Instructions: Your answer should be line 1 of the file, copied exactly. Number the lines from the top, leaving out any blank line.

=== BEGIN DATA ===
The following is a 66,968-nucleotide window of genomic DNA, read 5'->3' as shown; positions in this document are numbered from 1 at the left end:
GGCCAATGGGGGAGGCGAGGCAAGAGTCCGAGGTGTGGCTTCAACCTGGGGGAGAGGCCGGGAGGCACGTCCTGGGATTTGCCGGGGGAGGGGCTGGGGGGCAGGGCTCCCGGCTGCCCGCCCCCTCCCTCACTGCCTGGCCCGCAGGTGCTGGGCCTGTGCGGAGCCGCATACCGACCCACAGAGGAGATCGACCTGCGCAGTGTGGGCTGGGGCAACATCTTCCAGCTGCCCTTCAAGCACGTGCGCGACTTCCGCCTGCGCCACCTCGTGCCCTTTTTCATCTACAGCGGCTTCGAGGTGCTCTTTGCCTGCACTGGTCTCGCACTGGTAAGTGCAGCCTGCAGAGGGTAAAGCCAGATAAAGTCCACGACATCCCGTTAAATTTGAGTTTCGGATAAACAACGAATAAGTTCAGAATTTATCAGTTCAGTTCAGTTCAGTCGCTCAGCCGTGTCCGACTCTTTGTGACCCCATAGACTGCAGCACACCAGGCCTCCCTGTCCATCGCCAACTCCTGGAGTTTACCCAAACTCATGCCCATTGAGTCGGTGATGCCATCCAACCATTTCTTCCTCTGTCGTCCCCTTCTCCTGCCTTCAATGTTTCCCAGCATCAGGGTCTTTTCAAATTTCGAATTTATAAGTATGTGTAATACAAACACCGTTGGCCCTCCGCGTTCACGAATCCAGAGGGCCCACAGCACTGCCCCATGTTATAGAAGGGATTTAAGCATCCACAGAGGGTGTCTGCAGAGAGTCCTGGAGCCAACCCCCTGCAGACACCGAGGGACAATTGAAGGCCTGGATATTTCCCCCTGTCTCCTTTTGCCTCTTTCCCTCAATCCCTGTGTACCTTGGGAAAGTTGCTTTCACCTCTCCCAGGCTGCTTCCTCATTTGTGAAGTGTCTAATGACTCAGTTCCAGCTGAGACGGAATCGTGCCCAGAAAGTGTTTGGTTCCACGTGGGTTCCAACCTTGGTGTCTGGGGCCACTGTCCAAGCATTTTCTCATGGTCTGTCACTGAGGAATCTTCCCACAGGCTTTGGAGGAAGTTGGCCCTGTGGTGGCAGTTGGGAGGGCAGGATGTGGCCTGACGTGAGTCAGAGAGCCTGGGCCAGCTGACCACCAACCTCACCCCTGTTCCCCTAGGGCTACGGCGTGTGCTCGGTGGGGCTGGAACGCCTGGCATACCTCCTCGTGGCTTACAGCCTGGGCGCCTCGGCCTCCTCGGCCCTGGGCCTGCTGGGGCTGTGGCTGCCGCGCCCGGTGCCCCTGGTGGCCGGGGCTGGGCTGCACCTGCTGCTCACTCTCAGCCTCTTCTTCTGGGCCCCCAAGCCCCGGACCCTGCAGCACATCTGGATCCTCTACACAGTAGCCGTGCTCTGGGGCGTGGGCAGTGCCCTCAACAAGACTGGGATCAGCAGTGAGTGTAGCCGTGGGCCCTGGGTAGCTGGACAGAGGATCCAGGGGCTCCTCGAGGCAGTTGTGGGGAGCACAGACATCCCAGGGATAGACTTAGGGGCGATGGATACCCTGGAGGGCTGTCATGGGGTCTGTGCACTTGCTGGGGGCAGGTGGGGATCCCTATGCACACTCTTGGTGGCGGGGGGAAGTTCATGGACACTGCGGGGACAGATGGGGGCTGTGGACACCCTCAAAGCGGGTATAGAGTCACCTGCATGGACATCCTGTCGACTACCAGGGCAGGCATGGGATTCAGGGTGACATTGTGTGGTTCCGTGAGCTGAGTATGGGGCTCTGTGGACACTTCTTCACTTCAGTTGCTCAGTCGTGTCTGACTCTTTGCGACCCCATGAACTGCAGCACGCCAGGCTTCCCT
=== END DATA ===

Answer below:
The following is a 66,968-nucleotide window of genomic DNA, read 5'->3' as shown; positions in this document are numbered from 1 at the left end: